Historically speaking, Melaka or as the westerners would call it Malacca is the most important city of Malaysia, as the origin of Malaysia lies here. It is here that the Portuguese first landed and established a trading port. This is where the Hindu king Parameswara converted to Islam and called himself Sultan Iskandar Shah. And laid the foundations of the cultural mix that the country continues to have to date.
The city owes its name to the tree that grows here. The legend is that the king was tired and sat under a tree when someone asked him what to name the place. He asked the name of the tree under whose shade he was sitting. And was answered ‘Melaka’ and he said ‘Let’s call this place Melaka’. Now I know that we get a dry fruit in India by the same name. Which is like a bigger version of Kishmish or dried grapes and is used in many herbal preparations. I wanted to know if it is the same fruit and kept looking for it through my two days in the city but could not find it. Most people in the city seem to have written off this as a myth or legend. And maybe never connected the name and its meaning.
Melaka or Malacca or Malaka city – a World Heritage
It has been designated a world heritage city for its cultural heritage. You can see its culture being showcased as soon as you land in the city. The colors catch your eyes wherever you look. The bright red color adorns the streets along with other bright colors. There are hardly any boring off-white or grey buildings. In fact, the houses by the riverside have been painted with kinds of themes. Each house is unique because of these paintings. I am not sure if this place was always as colorful or there is a conscious attempt to keep it so for the tourist.
Things to do in Melaka
It is a small place that ideally you should cover on foot. The narrow streets in the main town are filled with museums, restaurants and big and small memento shops. Local handicraft shops selling face masks, fridge magnets, key chains, postcards, porcelain. Local cookies and dried fruits make the streets lively and cheerful. A few art shops almost look like the museum. As do the crystal shops that display them in the form of miniature carved pieces to raw rocks. Colorful temples sometimes doubling up as restaurants are intricately painted with mythological figures. And are bound to make you stop by and admire them for a while.
Tour of the heritage town
My rendezvous with the heritage town started with a sumptuous lunch at a restaurant that must have been a Portuguese house in good old days. The ambiance is still maintained in the same way. Ornate doorways, partitions, mirror frames, and cupboards still carry a golden shine. In case the guests still miss the hints of its past, a look at the typical Portuguese tiles on the floor would spill the beans. Next thing to catch the eye were colorful cycle rickshaws called Trishaw’s here. Each Rickshaw was colorfully decorated in brightest possible colors, with a matching umbrella on top and playing loud music. Tourists enjoying Trishaw rides were mostly from the west. I think in the east this is still a part of our lives.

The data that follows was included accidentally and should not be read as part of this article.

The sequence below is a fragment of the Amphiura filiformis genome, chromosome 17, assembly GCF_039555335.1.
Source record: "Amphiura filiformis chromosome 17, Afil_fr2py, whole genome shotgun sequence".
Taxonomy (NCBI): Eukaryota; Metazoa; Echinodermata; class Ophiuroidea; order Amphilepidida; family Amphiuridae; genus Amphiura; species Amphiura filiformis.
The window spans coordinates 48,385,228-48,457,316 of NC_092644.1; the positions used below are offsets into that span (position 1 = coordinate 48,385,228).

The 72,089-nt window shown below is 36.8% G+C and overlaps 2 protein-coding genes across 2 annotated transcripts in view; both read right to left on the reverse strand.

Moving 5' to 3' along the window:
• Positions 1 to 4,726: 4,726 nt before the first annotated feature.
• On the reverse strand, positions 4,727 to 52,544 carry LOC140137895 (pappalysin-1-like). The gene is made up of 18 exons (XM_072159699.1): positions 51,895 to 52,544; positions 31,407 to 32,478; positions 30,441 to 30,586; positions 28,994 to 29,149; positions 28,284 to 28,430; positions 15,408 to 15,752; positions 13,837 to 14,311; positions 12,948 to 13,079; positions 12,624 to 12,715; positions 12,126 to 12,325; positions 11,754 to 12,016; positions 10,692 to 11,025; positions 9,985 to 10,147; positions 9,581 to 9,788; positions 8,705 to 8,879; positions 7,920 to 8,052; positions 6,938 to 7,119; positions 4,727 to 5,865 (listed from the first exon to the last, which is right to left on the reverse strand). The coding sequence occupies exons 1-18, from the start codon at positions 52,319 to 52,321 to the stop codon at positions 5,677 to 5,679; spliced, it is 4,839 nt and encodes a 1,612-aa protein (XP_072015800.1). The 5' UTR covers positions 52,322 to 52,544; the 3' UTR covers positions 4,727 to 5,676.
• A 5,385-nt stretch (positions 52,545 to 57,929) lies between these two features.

City of Museums
The city can easily be called a city of Museums. I saw a poster talking about the 24 museums in town and I am sure there are much more. I am going to write a separate post on the museums. River Melaka flows through the city. In the evening you can go for a small cruise on the river where you get a feeling of being in Venice. I am yet to go there, though. You pass underneath the multiple bridges that connect the city on both sides of the river. And the sidewalks remind you of river walk in San Antonio. For a long stretch, the buildings on both sides of the river are painted with all kinds of themes representing various cultural elements of the place. The lights of the city reflecting on the water give a romantic air to the place.
Walking on the streets
As I walked the streets of the heritage town, I noticed that all the building, especially the houses were very narrow on the side facing the street. But they were very long on the other two sides. Our guide told us that this is because during the times these houses were built, the property tax used to be calculated on the width of the house. And that explains the long narrow houses of the town. I had heard a similar story of Window Tax in Bath, UK. I wonder if taxes were always as painful and as much as dictating our lives. There are areas that primarily belong to native Indian, Chinese and Portuguese communities. And hence carry the strong fragrance of the individual cultures.
Thank you Tourism Malaysia for giving me this opportunity to be in this lovely city. And for being a perfect host.
Recommend you to read the following travel blogs on Places to visit in Malaysia.